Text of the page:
We have the ethically questionable policy of carbon-trading that will allow the rich countries – the biggest abusers, to emit more carbons by buying credits from developing countries that under-produce.  To me this totally undermines the absolute need to drastically reduce emissions.  If developing countries are under-producing then that should be taken as an added bonus of carbon emission reduction.  Allowing other countries to buy these reductions and use them results in no reduction.  Fair trade should largely alleviate the temptation for the poor countries to sell credits but of course, this would not be in the interests of the corporate globalists who financially benefit by poorer countries staying poor.

We have Kyoto targets which are set to fail because no one has ever really been committed enough to implement them.  Let’s face it, voluntary participation rather than legislation is never going to get results.  There are many who are cynical about Kyoto but at the moment it’s the only international game insitu and by the time our figureheads re-evaluate their priorities, lose their arrogant ego’s, stop squabbling about it and, at the advice of the experts put another game in place, it will be too late.

On a more individual basis, we have the sad dilemma of struggling people from poorer countries who depend on the exploitation of the planet for their livelihood (fair trade again please).  And we have the human problem in that most of us are unwilling to compromise our luxurious lifestyles…ever refusing to take a step backwards in terms of our living standards.

The world over – people, businesses, leaders, government, scientists, communities – we are all exploiting our “assumed” superiority over all other living things and the fruits of the planet.  Continuous disruption of the natural process…deforestation…air and water pollution and rapidly melting glaciers due to industrial activity and cushy lifestyles…the profitable destruction of eco-systems…whaling for profit in the guise of scientific research…the gratuitous placing of more and more endangered species at risk.  Negligent household waste…irresponsible over-use of domestic fuel…greedy consumption.  On it goes.  But it will stop soon and not by human intervention.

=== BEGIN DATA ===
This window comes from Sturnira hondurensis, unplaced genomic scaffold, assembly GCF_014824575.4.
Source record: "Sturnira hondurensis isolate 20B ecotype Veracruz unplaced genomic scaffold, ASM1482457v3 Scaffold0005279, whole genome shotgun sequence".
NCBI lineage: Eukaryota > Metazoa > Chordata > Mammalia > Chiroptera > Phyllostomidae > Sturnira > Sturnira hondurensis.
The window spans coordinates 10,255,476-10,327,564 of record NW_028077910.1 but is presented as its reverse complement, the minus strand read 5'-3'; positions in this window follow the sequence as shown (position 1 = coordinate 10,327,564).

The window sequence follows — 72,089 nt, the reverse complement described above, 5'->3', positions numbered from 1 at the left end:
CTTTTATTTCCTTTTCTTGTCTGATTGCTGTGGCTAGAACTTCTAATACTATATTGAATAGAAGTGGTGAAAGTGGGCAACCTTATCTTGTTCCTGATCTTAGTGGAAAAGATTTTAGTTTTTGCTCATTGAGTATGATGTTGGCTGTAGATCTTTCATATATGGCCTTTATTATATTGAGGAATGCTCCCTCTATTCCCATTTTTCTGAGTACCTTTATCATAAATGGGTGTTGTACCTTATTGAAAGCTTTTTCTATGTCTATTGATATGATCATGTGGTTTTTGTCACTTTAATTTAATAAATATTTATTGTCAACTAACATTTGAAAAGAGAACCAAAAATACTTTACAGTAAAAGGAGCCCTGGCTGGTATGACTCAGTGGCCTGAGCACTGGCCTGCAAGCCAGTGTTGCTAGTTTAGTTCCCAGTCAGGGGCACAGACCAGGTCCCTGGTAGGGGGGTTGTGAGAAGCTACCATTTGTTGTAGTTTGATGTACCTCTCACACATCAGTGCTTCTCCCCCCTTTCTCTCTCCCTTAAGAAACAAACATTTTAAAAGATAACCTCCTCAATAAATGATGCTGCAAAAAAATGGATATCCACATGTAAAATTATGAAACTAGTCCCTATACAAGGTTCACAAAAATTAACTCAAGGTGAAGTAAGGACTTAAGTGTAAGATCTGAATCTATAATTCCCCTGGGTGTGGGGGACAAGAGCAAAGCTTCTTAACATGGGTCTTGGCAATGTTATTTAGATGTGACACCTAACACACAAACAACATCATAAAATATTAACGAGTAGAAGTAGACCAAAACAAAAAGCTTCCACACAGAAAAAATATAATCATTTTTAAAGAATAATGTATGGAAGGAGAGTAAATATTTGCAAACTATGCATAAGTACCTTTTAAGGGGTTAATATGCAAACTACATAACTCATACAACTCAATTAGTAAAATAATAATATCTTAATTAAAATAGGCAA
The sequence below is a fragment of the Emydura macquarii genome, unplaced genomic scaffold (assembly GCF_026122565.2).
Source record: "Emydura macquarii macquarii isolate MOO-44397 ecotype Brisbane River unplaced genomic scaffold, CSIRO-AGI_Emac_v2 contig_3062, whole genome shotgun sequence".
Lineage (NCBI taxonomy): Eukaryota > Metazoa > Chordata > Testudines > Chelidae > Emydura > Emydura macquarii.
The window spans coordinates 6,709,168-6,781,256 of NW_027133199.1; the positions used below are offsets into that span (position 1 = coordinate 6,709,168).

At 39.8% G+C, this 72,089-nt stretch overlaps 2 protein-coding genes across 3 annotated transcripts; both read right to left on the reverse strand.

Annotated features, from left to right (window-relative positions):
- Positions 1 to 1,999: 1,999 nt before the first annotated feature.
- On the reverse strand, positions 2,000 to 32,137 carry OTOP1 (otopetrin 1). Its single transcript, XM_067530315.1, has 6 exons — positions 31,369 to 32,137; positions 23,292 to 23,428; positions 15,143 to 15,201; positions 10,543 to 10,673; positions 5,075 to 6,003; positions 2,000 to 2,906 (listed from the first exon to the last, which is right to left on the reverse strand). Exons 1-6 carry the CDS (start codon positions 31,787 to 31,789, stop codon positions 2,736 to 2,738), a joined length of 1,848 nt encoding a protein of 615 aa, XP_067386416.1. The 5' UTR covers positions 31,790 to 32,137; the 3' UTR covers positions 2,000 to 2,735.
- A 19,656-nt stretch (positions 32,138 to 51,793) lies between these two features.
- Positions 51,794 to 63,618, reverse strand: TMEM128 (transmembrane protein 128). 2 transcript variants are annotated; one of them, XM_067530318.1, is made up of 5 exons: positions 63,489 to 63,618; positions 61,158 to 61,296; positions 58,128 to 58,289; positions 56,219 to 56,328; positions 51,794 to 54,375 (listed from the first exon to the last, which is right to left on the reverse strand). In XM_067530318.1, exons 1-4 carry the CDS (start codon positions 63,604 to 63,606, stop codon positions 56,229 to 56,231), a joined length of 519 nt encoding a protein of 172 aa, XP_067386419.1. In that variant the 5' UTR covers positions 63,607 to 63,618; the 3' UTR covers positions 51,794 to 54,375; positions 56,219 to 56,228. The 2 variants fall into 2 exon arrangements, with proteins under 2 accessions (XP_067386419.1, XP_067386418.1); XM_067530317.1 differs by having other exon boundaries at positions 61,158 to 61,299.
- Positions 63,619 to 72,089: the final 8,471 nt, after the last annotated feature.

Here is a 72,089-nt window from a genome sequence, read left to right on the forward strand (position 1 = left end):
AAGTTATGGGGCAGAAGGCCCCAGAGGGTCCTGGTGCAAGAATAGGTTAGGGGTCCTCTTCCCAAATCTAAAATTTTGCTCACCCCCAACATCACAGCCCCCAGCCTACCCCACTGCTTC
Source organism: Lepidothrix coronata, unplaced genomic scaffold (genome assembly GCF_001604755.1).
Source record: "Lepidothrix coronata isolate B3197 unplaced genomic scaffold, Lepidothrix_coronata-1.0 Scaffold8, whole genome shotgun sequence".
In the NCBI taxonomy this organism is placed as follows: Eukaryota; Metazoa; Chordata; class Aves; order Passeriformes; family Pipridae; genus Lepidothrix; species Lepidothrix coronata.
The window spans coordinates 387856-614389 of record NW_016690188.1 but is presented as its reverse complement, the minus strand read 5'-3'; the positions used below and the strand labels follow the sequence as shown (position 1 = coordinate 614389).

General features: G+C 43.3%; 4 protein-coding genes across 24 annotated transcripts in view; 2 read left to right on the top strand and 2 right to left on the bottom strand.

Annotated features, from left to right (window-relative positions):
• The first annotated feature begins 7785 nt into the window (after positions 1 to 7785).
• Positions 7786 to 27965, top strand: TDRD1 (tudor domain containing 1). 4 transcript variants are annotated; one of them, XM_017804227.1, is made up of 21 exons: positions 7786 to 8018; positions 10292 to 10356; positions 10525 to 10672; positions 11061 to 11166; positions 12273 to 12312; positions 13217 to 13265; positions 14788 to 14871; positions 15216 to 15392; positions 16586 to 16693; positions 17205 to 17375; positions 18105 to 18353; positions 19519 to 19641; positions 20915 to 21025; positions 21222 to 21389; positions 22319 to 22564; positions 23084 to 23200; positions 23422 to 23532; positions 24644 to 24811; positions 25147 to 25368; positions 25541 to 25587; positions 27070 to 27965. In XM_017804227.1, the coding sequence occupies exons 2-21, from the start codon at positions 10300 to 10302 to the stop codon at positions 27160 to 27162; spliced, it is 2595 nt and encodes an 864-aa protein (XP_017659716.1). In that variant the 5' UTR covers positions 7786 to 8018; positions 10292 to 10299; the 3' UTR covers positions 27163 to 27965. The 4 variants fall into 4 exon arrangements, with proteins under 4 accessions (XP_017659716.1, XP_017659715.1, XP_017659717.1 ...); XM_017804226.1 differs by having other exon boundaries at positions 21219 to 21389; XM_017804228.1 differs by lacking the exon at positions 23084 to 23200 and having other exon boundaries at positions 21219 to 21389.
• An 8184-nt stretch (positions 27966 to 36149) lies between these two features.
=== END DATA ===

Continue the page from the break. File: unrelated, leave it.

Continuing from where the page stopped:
The planet…nature – it’s much bigger than us. When will we learn?

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3 responses to this post.

  1. The answer is the Free-Market!

    Thatcher deregulated the UK gas market – we probably have the most deregulated gas industry in the world. Last month I got a shocking bill as the wholesale price had rocketed. So this month I have reduced the heating time, the temperature, and worn a few extra layers.

    It’s the subsidies – propagated by the economic left – that massage the price meaning shortages, and realities never effect consumption.

     

    Reply

  2. Don’t worry about the planet, the flowers will fight back.

    Reply

  3. Yes, I guess you’re right.

    On an individual basis, how often do we hear people say…”I do my bit. I recycle, I re-use, I compost my waste, I switch the lights off…” and I’m a bit of a hypocrite myself because I’m one of the many that is unwilling to make substantial life-changes and although I really do do my bit, I’m afraid that “my bit” is now not enough. I fear that the only thing that would stop this is to revert back to pre-industrial times.

    Love the flower thing by the way. Very clever.

    Reply